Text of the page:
The seating plan for Prince Philip's socially-distanced funeral

The seating plan for Prince Philip’s socially-distanced funeral: William and Harry face each other across the aisle and Andrew is closest to the Queen

  • Just 30 mourners were allowed into Prince Philip’s poignant funeral service at St George’s Chapel today
  • Mourners able to attend included the Queen and Prince Charles as well as other high-ranking family members
  • The royals were spaced out at the church and kept in their own bubbles so that social distancing was followed 

Princes William and Harry faced each other on opposite sides of St George’s Chapel at Prince Philip’s funeral today, the seating plan has revealed. 

The brothers were separated during the procession into the chapel and were also seated far away from each other during the service. 

Prince William sat with wife Kate Middleton while Harry sat on his own – several seats away from any other guests. 

It was the first time the brothers had appeared in public together in more than a year and came after months of reports that their relationship was strained after Harry and his wife Meghan Markle left the Royal Family for LA.  

Harry was sat on the same side of the chapel as the Queen but they were separated by Prince Andrew, Princess Anne and her husband Vice Admiral Sir Tim Laurence.

Prince Charles sat on William’s side with the Duke of Cambridge separated from his father by Camilla, the Duchess of Cornwall, Sophie Wessex, Lady Louise, Viscount Severn and Prince Andrew. 

The 30 royal mourners at St George’s Chapel were made to stay in their own bubbles with significant space left between each group or person to adhere to coronavirus rules

Behind them sat Princess Beatrice and her husband Edoardo Mapelli Mozzi, Princess Eugenie and husband Jack Brooksbank, Zara and Mike Tindall, Peter Phillips, the Earl of Snowdown, Lady Sarah Chatto, Daniel Chatto and Bernhard, Hereditary Prince of Baden. 

Prince Donatus, Landgrave of Hesse, sat at the far end of the chapel with Penny Brabourne, the Countess of Mountbatten of Burma, Princess Alexandra, the Duke of Kent and the Duke of Gloucester behind him. 

Opposite sat Prince Phillipp of Hohenlohe-Langenburg. 

The 30 mourners were made to stay in their own bubbles with significant space left between each group or person to adhere to coronavirus rules.  

The Queen wiped away tears and was forced to mourn alone away from her family in St George’s Chapel during her husband’s Windsor Castle funeral.

Her Majesty looked grief-stricken and bowed her head in reverence as she accompanied her beloved Philip’s coffin on its final journey while their eldest son Prince Charles cried as he walked behind the casket into church followed by other devastated royals.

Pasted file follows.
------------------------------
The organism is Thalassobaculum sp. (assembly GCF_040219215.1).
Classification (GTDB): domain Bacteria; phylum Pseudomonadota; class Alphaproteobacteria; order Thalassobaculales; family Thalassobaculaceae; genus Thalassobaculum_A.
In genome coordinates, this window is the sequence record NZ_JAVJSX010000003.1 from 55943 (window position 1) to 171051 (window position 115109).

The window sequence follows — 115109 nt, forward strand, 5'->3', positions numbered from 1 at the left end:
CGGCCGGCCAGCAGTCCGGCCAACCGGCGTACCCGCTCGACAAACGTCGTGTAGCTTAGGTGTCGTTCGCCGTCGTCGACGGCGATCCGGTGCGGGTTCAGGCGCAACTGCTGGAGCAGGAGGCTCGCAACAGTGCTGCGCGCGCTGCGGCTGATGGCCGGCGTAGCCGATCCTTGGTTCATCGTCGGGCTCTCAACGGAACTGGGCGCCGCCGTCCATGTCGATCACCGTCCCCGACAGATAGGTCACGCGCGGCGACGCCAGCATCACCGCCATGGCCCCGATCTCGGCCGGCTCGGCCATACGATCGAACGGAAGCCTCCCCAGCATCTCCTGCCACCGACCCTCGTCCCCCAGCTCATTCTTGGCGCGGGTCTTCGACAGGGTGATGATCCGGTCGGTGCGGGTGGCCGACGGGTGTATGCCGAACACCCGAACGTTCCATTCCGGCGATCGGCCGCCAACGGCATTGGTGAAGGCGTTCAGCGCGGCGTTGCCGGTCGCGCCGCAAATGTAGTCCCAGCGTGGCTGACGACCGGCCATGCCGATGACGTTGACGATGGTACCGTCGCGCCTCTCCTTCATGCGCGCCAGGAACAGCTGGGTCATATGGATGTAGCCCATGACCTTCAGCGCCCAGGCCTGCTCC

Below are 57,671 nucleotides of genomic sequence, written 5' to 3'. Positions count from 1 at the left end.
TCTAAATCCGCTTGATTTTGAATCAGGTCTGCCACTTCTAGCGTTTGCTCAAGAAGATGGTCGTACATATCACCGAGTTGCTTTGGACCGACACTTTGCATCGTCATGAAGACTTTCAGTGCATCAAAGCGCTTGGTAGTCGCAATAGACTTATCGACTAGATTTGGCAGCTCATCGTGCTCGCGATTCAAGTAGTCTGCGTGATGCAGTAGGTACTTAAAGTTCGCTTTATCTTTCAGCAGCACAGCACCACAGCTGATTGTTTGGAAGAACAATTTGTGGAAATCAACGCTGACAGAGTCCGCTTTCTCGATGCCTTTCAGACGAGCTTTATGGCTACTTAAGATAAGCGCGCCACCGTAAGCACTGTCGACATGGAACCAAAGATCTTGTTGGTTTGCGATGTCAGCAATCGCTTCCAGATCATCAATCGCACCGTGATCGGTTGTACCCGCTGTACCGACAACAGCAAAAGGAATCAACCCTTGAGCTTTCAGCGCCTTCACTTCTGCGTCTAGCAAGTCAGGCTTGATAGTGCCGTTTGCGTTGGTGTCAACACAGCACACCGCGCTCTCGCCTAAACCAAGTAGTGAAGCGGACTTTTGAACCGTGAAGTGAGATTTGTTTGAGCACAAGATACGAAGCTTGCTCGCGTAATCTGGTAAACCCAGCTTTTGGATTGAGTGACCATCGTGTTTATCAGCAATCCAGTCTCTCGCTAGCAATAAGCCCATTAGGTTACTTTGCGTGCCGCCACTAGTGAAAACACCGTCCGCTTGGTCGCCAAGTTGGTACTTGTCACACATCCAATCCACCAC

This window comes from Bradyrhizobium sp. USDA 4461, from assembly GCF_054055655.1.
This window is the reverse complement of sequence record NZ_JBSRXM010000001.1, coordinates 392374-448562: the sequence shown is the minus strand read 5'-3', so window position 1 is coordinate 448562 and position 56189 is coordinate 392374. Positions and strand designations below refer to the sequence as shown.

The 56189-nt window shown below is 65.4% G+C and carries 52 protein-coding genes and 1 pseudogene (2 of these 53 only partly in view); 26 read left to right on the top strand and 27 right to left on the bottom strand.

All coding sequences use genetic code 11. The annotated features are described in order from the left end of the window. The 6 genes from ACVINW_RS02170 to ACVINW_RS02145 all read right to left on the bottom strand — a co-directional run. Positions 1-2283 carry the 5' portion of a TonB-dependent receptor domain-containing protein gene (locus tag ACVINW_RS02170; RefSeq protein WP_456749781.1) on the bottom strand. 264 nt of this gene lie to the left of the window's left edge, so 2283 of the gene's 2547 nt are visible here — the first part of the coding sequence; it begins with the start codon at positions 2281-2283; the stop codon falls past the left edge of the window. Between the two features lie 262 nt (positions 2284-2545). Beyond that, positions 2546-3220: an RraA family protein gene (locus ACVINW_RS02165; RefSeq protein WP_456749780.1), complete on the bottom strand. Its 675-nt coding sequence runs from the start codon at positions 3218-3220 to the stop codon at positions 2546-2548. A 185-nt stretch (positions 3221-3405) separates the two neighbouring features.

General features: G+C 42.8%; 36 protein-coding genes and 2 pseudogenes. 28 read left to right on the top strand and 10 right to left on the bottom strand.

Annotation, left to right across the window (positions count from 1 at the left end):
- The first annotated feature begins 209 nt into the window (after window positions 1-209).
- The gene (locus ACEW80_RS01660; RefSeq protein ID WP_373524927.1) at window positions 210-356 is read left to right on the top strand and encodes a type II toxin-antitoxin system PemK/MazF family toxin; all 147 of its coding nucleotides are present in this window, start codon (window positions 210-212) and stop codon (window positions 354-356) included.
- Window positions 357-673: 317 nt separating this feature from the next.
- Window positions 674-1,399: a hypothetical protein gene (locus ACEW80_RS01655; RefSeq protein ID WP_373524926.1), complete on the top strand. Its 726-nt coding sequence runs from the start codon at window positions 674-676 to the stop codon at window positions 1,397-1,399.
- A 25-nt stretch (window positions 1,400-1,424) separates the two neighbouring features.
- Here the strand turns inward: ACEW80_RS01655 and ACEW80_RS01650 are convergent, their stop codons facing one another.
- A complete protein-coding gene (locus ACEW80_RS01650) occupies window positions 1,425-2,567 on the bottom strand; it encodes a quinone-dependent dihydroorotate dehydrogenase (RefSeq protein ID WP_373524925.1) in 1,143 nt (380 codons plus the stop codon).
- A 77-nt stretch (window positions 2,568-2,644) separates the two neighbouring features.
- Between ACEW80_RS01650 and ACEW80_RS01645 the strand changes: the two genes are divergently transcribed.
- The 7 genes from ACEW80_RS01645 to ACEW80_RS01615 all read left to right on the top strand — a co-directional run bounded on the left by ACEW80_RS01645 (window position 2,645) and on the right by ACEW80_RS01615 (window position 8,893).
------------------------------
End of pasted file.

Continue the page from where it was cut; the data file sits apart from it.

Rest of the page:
The Duke of Edinburgh’s coffin was covered in his personal standard and carried his sword, naval cap and a wreath of flowers as pallbearers placed him on to his extraordinary self-designed green Land Rover Defender hearse in the castle packed quadrangle packed with hundreds of armed personnel.

Her Majesty then put on her spectacles as she sat alone and looked towards the altar during the poignant service

(top row, left to right) Zara and Mike Tindall, Jack Brooksbank, Princess Eugenie, Edoardo Mapelli Mozzi and Princess Eugenie, (front row, left to right) the Duchess of Cambridge, the Duke of Cambridge, the Earl of Wessex, James Viscount Severn, the Countess of Wessex, Lady Louise Windsor, the Duchess of Cornwall and the Prince of Wales during the funeral of the Duke of Edinburgh

After the eight minute procession and the 50-minute service, his coffin was lowered into the Royal Vault. 

A lament was played by a lone piper of the Royal Regiment of Scotland and the Last Post was then sounded by buglers of Philip’s beloved Royal Marines who then played Action Stations at the specific request of The Duke of Edinburgh.

Justin Welby, the Archbishop of Canterbury, pronounced the Blessing before the 30 royal mourners silently filed out of the church into cars to take them the short journey back to castle. 

Harry and William decided to walk back with Kate, the Duchess of Cambridge, and were seen smiling and speaking animatedly as they were reunited for the first time in a year where their relationship became fractured.

The emotional Queen had arrived at the funeral as the national anthem played and the royal Bentley stopped next to her beloved husband’s coffin, where she poignantly paused for a moment of reflection as cannons fired and bells tolled in remembrance of the duke.

Prince Harry was sat directly across from his older brother and his wife Kate having flown in without his wife Meghan

Catherine, Duchess of Cambridge, Prince William, Duke of Cambridge, Prince Edward, Earl of Wessex, James, Viscount Severn and Sophie, Countess of Wessex listen to the service

Her Majesty was then driven to St George’s Chapel with a lady in waiting Susan Hussey, before being sat alone at the front of the church where she stood and bowed her head during the national minute’s silence. 

She looked at the coffin throughout the poignant service, where her children and grandchildren were on the verge of tears.

Following behind the coffin was the royal procession, led by Philip’s children Prince Charles, Princess Anne, Prince Andrew and Prince Edward. 

The grandchildren, including Prince William and Prince Harry, followed but the feuding brothers were separated by their cousin Peter Phillips, viewed as a ‘peacemaker’ between the two.

The Duke of Cambridge entered the chapel one place ahead of his younger brother, as the mourners filed into the historic gothic building without saying anything to each other. But they later spoke as they walked back to the castle, with Kate taking a step back to let them spend time alone.   

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